Live from IS 2016 from Queensbury Theater’s Black Box!

This is Raissa Evans, Founder/Chief Strategist of Running Reload and President of Houston IMA live blogging from IS 2016! First up, Ronell Smith, Moz, “Inputs > Outcomes: How to Make Your Content Marketing INVINCIBLE”

A self-described “two-bit hick from Mississippi”, Ronell starts us out on his hero’s journey about losing the 60 pounds he gained after high school, making an analogy about the terrible tactics he underwent by working out and starving himself. What is it that people who are in great shape, and stay that way, do on a regular basis? Habits are simple, but not easy. People in the best shape realize it’s a journey, and that it’s about the process. Better health, looking good, etc. were a result of the process, not the goal.

The goal is baked into the process – Eureka!

Clients want better content, but don’t have the staff. Their website is almost invisible to Google and their brand is inconsistent. They are too  focused on these outcomes, and it’s Ronell’s conclusion based on research that this is the wrong focus. A focus on input vs outcome metrics (meaning focus on creating content, posting to Facebook, monitoring review sites) is the key to web success. Focus on visibility, a loyal audience to your content and not just to your brand. We have to start ignoring content for content’s sake and instead deliver so much value that our biggest fans look for our content not just on our own site, but across the web.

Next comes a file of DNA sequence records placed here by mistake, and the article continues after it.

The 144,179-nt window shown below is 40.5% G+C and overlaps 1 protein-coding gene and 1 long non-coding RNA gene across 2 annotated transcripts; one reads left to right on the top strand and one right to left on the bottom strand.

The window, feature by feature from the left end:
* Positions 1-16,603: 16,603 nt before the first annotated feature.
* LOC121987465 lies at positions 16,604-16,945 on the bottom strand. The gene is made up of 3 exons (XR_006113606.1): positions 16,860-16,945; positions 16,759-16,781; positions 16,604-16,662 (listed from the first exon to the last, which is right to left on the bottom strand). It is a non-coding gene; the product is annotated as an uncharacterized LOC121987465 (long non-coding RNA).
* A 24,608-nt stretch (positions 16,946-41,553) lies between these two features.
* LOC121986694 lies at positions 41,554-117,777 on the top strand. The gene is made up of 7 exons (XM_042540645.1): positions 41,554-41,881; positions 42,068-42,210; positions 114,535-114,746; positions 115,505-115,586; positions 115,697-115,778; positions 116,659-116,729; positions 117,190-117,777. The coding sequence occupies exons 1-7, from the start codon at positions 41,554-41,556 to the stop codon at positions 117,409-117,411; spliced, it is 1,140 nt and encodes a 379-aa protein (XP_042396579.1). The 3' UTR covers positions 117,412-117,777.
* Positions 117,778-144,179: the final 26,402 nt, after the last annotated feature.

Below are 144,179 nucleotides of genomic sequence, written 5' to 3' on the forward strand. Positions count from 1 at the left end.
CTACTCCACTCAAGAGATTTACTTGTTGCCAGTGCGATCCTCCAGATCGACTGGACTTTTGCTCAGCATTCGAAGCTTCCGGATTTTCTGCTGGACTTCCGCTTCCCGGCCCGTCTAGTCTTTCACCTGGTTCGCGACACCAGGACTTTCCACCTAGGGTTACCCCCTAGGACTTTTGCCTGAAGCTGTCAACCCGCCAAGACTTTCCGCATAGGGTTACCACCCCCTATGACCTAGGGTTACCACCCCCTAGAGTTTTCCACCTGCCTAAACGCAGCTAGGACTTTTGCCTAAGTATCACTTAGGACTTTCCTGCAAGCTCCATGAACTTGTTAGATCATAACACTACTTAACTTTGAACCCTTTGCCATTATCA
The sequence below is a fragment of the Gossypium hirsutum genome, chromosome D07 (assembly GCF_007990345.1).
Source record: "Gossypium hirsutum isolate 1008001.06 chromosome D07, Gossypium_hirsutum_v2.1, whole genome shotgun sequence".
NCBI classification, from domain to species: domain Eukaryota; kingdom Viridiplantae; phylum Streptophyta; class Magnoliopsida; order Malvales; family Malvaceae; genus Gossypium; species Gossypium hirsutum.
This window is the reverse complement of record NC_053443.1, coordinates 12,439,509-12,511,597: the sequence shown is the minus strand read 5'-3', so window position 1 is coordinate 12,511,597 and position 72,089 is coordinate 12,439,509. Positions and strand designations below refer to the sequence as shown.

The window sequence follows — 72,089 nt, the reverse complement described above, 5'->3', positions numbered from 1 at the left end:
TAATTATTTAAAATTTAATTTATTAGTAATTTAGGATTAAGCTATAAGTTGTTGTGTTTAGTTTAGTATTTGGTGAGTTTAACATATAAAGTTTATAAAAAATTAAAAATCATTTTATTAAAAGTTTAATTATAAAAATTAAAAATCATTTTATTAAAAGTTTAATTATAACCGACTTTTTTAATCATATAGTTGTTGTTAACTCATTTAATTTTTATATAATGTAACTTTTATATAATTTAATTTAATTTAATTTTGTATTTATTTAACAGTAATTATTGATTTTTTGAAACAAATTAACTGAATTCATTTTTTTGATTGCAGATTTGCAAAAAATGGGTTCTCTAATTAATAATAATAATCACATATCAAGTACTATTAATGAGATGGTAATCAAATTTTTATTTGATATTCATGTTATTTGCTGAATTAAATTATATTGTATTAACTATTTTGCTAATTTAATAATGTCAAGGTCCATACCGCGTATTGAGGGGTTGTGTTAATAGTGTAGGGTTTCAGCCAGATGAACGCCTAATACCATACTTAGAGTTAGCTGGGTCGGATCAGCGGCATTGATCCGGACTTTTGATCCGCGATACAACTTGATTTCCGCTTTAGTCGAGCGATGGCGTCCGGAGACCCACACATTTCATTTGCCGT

What are the friction points? We ignore the “why” of things that are working, chase shiny things and measure everything or the wrong things instead of those that matter. When our comfort zone is to measure output, it can be hard to optimize the performance of the right efforts. The key to content marketing success is tolerance, adherence and repetition.

Putting this to the test: Back to the weight/health analogy, a typical goal might look like “I want to lose weight, get under 230 pounds, and I’ll do that by eating less and working out more.” But if you instead put the work first, it looks like “I am going to eat less, work out more, and measure success by the scale resulting in weight loss” you can move the needle by the focus being on the process and tweaking along the way. Eric Cressey, Cressey Sports Performance trains major league athletes and says, “There is growth in every process, but not in ANY outcome.”

The nudge component is what makes consistent success more reliable.  But how does an already overwhelmed team find time to blog every day to increase their audience, for example? Realize that what we commit to, is what we achieve success by. Our job is to find the best targets for OUR brand, ignore the competitors. Earn it. Great customer service, for instance, earns more customer reviews. Which actions earn social engagement, and are they actually worthwhile? More of this, less of that – where should you actually be spending your time? A handful of keyword-focused pages could have big, long-term impact. Site crawl to fix your issues (but don’t call it a site audit, folks hate that word). Create relationships before you need them, and especially before asking them for something.

How in the heck do we find the time? The NUDGE. What makes the activity you know you need to do more likely? Curtail daily meetings. Assign the activity to someone to own. Then refine, revise, repeat. Ronell’s favorite tool (and mine too!): Trello.